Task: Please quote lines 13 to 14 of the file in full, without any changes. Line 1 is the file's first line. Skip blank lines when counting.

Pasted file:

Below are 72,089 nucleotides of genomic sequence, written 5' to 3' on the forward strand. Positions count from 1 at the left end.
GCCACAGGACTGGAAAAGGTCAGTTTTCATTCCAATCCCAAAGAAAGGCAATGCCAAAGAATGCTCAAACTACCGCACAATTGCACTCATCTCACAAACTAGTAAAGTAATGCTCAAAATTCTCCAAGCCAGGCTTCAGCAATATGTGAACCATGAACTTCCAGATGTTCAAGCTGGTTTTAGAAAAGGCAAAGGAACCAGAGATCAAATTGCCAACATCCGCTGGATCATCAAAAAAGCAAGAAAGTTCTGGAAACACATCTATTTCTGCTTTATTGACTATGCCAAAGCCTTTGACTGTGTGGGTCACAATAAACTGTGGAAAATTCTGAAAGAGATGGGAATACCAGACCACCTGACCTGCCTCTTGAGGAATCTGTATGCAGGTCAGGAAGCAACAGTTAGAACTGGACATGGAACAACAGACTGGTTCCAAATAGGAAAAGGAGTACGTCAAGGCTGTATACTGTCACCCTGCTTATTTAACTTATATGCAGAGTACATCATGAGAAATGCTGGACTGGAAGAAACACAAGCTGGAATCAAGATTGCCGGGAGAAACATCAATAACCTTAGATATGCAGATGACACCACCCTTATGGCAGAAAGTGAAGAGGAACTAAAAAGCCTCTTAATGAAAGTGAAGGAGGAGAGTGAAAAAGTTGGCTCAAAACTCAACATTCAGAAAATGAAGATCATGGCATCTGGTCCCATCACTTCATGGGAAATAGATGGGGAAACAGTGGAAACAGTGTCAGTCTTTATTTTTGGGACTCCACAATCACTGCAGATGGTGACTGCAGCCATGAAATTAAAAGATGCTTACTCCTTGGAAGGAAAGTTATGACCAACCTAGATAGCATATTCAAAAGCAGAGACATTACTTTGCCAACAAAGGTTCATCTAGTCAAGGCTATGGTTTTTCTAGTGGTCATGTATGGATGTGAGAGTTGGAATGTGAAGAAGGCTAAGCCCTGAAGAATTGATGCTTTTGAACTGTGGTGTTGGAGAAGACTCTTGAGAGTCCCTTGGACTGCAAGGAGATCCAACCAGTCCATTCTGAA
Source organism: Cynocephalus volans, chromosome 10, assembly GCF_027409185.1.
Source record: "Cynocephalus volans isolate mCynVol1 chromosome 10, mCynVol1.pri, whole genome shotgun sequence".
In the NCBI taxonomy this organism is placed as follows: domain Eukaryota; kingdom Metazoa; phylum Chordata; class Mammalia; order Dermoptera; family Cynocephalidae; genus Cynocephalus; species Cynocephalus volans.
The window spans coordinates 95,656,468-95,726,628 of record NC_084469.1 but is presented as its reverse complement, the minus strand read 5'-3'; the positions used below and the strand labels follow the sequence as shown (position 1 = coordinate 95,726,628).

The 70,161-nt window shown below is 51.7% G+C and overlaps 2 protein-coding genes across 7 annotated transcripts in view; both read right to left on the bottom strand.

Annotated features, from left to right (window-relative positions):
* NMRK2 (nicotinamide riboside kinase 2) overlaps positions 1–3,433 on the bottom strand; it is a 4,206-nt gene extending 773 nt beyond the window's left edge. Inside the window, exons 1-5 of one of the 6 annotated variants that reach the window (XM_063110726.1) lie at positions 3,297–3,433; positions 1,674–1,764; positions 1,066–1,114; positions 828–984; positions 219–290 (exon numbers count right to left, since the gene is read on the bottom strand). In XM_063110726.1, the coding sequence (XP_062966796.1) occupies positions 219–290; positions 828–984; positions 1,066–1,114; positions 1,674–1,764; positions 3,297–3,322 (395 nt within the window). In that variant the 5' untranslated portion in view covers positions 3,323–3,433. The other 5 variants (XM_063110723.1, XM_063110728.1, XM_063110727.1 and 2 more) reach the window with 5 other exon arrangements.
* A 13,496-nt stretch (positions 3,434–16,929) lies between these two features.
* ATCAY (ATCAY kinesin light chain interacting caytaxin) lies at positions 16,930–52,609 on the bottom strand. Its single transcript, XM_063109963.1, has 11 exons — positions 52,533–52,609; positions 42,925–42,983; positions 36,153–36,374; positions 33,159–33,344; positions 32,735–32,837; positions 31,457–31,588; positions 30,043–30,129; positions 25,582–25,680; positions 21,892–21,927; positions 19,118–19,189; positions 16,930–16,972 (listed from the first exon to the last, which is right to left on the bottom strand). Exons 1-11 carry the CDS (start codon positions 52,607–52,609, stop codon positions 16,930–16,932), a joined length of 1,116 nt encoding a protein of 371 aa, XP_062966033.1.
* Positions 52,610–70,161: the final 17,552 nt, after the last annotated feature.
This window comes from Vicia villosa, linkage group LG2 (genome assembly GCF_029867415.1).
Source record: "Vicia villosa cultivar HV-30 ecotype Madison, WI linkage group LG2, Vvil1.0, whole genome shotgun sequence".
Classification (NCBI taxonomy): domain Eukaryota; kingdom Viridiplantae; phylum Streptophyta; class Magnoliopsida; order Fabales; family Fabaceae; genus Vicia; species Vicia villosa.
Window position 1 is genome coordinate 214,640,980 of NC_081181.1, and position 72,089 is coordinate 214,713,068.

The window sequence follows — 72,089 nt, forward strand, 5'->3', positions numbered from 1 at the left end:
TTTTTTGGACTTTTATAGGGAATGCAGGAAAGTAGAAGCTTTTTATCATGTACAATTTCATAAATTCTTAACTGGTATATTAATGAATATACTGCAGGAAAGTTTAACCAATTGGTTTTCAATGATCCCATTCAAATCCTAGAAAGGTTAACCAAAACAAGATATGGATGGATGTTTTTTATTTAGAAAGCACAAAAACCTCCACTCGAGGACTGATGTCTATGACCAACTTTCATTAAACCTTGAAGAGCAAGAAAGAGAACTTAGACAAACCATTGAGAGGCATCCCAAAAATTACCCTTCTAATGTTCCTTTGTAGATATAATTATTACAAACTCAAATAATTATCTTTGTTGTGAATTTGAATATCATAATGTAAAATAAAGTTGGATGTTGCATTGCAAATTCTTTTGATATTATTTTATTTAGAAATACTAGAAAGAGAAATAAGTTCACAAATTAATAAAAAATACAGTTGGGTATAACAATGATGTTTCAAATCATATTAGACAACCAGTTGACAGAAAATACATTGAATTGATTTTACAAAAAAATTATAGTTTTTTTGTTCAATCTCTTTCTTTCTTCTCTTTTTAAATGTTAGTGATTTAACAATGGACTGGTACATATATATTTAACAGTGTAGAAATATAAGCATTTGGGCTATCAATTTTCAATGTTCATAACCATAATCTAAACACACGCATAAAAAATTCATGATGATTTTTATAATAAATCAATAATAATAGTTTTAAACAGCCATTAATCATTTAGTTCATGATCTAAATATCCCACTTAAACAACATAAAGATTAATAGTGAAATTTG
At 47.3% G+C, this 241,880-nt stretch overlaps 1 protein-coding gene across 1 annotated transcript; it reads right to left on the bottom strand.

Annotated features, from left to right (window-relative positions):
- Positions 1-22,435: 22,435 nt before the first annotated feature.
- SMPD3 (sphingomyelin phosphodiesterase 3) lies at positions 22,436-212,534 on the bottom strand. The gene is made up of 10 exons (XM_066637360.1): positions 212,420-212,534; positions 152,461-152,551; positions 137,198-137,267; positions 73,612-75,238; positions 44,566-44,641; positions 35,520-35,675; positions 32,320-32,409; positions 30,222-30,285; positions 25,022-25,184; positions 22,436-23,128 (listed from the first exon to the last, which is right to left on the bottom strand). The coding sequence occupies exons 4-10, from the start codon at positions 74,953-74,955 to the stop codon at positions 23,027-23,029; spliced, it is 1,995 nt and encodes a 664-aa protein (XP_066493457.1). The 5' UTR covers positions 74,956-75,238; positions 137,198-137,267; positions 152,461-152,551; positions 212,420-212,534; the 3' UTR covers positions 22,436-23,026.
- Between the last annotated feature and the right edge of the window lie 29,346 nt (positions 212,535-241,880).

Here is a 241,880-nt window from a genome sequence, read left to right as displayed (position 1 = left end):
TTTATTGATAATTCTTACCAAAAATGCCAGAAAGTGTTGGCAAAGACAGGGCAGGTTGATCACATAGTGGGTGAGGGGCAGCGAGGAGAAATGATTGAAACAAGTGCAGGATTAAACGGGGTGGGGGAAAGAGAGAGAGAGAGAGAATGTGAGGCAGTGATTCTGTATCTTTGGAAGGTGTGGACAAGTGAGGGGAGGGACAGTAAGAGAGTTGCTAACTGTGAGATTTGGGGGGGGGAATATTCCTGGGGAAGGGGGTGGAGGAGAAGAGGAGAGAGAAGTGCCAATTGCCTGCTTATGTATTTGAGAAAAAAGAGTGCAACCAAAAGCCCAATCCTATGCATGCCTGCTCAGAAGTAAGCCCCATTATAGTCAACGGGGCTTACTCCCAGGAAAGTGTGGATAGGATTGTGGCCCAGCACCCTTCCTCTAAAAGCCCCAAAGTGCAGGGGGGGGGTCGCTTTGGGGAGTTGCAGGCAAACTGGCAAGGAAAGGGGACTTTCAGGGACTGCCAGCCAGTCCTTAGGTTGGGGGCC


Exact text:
This window comes from Vicia villosa, linkage group LG2 (genome assembly GCF_029867415.1).
Source record: "Vicia villosa cultivar HV-30 ecotype Madison, WI linkage group LG2, Vvil1.0, whole genome shotgun sequence".